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[mediaqueries] [css-variables] [css-device-adapt] Scope in CSS

From: Andrea Rendine <master.skywalker.88@gmail.com>
Date: Sun, 5 Apr 2015 16:02:30 +0200
Message-ID: <CAGxST9mMmVaMN2g32XvFKob5v-Rxa9qYVYzJmUUXopi2Fn5QDA@mail.gmail.com>
To: www-style list <www-style@w3.org>
Hi everybody. (Happy Easter to those who believe)
I don't know if someone has proposed such a thing, nor if it is possible on
a technical POV, so I'll throw it out and let's see what happens.
As I can see, Media Queries define blocks which don't contain CSS
properties, but nested selectors along with their instructions.
I also see that media conditions can rely upon a variable aspect, which is
@viewport, and I also saw that someone proposed using variables in media
queries. This is "risky" because it introduces the problem of solving
possible circular dependencies (e.g. @viewport being rewritten in a
viewport-based MQ, or antagonist MQs) and it would be the same with
variables, which would otherwise be quite useful.
In scripting languages (e.g. Javascript) there is the concept of scope and
scoped variables: nested instances, e.g. functions, inherit variable values
from outer level (scope), but var instances defined inside functions that
do not affect their homonyms in outer scopes or in sibling scopes.
I'd say it could be the same for CSS, at least for variable aspects such as
@viewport and maybe proper variables.
"A variable defined in a block of instructions, or a property for a
@viewport instruction, only affects other blocks at the same level of
variable selector or @viewport instruction itself." Thus:

@viewport {
  width: 397px;
}

:root {
  --page-width: 768px;
}

@media (min-width: var(--page-width)) {
  :root {
    --page-width: 120px;
  }

  #header {

    width: var(--page-width);

  }

}

@media (max-width: var(--page-width)) {
  ...
}

#footer {

  width: var(--page-width);

}

#header > nav {

  width: 50%;

}


@media screen and (width: 397px) {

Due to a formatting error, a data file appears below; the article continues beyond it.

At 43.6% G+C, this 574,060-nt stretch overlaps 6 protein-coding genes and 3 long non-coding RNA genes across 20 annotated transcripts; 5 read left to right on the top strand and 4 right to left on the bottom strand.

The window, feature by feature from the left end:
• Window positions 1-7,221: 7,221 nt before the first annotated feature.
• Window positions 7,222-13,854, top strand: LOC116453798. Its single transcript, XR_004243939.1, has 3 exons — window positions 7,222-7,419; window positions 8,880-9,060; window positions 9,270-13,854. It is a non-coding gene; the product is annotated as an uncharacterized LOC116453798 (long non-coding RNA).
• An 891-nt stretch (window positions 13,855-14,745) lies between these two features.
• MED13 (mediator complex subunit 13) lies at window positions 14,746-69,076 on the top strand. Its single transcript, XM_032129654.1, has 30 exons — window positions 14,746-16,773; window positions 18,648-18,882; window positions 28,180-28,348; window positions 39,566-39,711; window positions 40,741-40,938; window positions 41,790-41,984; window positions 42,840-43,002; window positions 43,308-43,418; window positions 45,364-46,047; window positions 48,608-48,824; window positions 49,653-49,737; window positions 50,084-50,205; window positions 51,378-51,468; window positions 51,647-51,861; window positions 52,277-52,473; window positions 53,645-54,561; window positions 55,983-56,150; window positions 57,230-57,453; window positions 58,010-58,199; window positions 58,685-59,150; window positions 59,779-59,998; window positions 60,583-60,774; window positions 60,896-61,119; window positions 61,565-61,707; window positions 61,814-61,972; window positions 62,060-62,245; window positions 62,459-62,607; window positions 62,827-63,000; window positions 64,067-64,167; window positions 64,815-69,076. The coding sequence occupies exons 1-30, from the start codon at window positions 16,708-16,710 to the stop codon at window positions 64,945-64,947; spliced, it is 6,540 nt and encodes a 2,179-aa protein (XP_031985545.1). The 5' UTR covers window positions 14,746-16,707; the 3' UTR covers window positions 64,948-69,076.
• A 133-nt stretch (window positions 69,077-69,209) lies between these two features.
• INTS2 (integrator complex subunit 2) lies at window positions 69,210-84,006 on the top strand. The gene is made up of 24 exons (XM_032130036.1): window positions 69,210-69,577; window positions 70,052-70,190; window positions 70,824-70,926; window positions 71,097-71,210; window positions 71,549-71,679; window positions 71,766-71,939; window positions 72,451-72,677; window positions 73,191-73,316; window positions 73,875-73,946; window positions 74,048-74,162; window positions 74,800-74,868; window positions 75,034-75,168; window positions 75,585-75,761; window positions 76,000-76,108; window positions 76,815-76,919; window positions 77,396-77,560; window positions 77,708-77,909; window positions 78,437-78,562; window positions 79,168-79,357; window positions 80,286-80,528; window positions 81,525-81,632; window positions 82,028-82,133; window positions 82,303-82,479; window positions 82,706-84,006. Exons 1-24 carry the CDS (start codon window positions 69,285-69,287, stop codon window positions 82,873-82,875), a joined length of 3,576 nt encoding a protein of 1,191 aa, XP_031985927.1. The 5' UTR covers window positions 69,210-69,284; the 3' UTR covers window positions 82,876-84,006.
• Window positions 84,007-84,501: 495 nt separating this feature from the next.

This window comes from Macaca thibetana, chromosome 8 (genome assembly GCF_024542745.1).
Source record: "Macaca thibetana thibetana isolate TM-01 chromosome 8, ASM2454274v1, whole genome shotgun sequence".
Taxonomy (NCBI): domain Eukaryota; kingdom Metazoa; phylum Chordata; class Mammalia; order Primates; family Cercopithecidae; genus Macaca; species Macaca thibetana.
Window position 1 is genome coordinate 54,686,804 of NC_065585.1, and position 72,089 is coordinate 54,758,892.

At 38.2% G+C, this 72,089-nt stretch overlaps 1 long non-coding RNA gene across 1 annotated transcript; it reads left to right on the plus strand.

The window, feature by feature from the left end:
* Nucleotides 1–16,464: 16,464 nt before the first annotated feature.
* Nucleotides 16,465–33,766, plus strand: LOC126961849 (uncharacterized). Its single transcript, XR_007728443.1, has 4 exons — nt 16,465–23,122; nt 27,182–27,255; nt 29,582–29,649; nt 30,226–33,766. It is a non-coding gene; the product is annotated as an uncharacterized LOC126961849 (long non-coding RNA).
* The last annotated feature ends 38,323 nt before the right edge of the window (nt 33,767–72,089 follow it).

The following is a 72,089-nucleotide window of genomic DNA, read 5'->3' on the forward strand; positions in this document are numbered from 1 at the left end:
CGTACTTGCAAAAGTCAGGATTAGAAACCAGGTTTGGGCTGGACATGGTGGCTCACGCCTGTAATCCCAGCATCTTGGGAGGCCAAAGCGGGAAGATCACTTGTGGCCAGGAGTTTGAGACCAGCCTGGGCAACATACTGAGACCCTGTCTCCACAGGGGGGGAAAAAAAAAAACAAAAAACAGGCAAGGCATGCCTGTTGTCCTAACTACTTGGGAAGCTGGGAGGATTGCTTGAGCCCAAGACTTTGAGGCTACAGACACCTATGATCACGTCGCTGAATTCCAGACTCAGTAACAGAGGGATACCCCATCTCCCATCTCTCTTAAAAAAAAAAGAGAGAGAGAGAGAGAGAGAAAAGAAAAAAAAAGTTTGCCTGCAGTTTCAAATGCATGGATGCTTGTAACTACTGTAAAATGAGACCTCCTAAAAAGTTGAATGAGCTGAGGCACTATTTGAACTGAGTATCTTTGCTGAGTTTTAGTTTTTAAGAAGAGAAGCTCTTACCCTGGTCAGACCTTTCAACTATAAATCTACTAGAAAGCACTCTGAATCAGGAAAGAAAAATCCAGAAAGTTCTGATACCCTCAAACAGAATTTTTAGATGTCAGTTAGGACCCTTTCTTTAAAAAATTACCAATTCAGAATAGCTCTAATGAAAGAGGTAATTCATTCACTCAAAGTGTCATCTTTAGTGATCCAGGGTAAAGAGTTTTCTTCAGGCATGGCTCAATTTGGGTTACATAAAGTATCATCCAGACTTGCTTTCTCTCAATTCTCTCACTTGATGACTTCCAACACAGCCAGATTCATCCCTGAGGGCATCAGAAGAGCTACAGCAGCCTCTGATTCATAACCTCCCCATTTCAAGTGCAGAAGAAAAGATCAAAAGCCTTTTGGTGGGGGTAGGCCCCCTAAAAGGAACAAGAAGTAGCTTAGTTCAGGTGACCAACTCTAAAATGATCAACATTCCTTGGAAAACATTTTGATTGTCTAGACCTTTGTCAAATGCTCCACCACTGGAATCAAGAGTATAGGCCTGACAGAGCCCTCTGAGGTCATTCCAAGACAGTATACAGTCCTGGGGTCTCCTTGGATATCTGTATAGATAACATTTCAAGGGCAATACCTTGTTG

@viewport {
    width: 500px;
  }
}

@media screen and (width: 397px) {
  #title { color: green; }
}


Every variable or viewport value defined inside a media query block only
affects properties in blocks defined in the same MQ blocks. Only ormal
inheritance allows values to exit their scope. In the example (design
inconsistencies are not relevant, it's just to show out) we have

 * a variable (--page-width) with is defined outside with a value of 768px;
this is used to evalueate a MQ (min-width: var(--page-width)). In case the
MQ applies, the nested scope is executed: the variable is rewritten to a
value of 120px for root descendants, and then this value is used for
#header element. The nested scope is exited, going back to global scope. A
new MQ is evaluated, and then we have an instruction (relying upon the
usual variable) applied to #footer. Both the MQ and the #footer width use
the "global" value of --page-width, 768px, because nested scope does not
affect variable call outside. But #header > nav width relies upon the
parent's width, and so, if the first MQ actually had applied, then <nav>
width inside #header is 60px (120px * 50%).

 * for the same reason, viewport width is globally set to 397px. This value
is used for evaluating the first viewport-related MQ (to true). It contains
a new viewport instruction setting it to 500px width. Viewport is a
"concept", not a real selector, so there is no element this property
applies to. It is just used for the following instructions inside the block
itself. When the MQ block is exited, viewport width is "reverted" (though
this term is not correct) to its initial value of 397px and as such used to
evaluate the second MQ (this is also in line with example introduction,
which says that color:green applies to the element despite viewport
redefinition).

Would this be somehow possible? The part about variables is still under
construction, so there should be no real backward-compatibility issues, and
the one about viewport would be aligned with example description (though
that introduction seems a bit conflictual). The problem is, scopes define a
brand-new concept of memory usage as every MQ (and therefore every nested
scope) potentially defines a new, volatile value for variables and viewport
properties which do not interfere with global (and are discarded on closing
scope).
Sorry for verboseness.
Received on Sunday, 5 April 2015 14:02:56 UTC

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